Permitted development rights — office to residential conversion
The Government is introducing a new permitted development right to allow offices to be converted into flats without the need for planning permission. The measure is part of the Government’s Plan for Growth, announced in the 2011 Budget , and is billed as a means of delivering ‘badly needed homes’, helping to ‘create jobs in the construction industry’, and helping to ‘regenerate our town centres’.
It will require an amendment to the Town and Country Planning (General Permitted Development) Order 1995 (GPDO) to be made by Statutory Instrument later this year.
The key features of the right, which were announced on 24 January 2013, are that:
- it will allow conversions of offices within use class B1(a) to residential dwellings in use class C3
- it will be in place for a temporary period of three years
- approval will be required in relation to transport, highways, flooding and land contamination
- associated external physical development will still require planning permission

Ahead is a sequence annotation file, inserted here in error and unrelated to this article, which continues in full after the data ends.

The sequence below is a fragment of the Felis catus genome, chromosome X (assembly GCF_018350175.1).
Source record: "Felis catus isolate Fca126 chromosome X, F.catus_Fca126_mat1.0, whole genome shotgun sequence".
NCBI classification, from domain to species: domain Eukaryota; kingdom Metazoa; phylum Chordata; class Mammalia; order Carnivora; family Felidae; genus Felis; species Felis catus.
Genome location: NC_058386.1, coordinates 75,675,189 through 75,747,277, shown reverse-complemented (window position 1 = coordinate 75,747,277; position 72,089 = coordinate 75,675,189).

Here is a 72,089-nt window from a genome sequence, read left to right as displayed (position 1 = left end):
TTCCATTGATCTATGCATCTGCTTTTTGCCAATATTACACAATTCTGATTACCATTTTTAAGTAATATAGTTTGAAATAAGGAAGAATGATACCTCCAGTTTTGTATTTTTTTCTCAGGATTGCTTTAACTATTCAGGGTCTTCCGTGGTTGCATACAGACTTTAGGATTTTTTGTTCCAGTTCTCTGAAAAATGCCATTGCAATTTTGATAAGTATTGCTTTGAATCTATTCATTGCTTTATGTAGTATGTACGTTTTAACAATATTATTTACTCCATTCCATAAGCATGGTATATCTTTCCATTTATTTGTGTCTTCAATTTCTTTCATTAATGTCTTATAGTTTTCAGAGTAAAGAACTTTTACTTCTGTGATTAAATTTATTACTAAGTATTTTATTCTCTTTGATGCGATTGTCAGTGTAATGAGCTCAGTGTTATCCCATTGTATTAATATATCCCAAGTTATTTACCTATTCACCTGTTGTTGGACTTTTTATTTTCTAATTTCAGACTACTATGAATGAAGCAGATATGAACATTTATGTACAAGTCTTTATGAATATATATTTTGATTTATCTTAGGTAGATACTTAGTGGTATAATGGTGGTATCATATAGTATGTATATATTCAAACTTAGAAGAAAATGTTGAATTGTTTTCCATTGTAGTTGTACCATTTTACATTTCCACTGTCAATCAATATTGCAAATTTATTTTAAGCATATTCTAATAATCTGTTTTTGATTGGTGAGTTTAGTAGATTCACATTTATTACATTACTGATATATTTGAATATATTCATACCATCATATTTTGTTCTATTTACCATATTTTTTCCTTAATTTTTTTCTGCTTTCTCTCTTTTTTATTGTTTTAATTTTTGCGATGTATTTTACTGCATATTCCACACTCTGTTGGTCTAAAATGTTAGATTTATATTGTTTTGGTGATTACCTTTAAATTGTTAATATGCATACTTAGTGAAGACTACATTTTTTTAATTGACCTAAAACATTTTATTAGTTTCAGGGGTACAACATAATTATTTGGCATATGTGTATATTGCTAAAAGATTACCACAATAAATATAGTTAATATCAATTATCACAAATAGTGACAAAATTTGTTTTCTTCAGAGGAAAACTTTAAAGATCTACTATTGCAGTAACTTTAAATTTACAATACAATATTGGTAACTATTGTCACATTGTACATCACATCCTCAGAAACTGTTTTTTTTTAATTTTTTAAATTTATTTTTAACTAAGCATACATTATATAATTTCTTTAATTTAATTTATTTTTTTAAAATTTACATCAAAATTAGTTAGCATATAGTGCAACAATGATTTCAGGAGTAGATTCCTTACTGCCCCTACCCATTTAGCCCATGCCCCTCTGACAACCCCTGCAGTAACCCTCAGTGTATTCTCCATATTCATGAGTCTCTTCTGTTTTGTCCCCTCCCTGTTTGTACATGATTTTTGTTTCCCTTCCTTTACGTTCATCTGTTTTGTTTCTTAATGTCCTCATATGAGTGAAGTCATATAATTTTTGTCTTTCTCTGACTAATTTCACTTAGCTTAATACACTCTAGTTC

- certain areas will be exempt, but only where the Local Authority can demonstrate that it would have ‘substantial adverse economic consequences’
If you are registered and logged in to the site, click on the link below to read the rest of the Shoosmiths briefing. If not, please register or sign in with your details below.
News from Shoosmiths
News from The Lawyer
Briefings from Shoosmiths
An employee or witness who is fearful of giving evidence as part of a disciplinary process can cause difficulties for an employer.
Damages recoverable from a tenant: the differences in England and Scotland.
Analysis from The Lawyer
Compliance and corporate governance codes for large financial institutions will undoubtedly include provisions to regulate high pay in the future
There’s more to the ABS model than attracting the man in the street and procuring external investment. Partners at the big corporate firms, take note…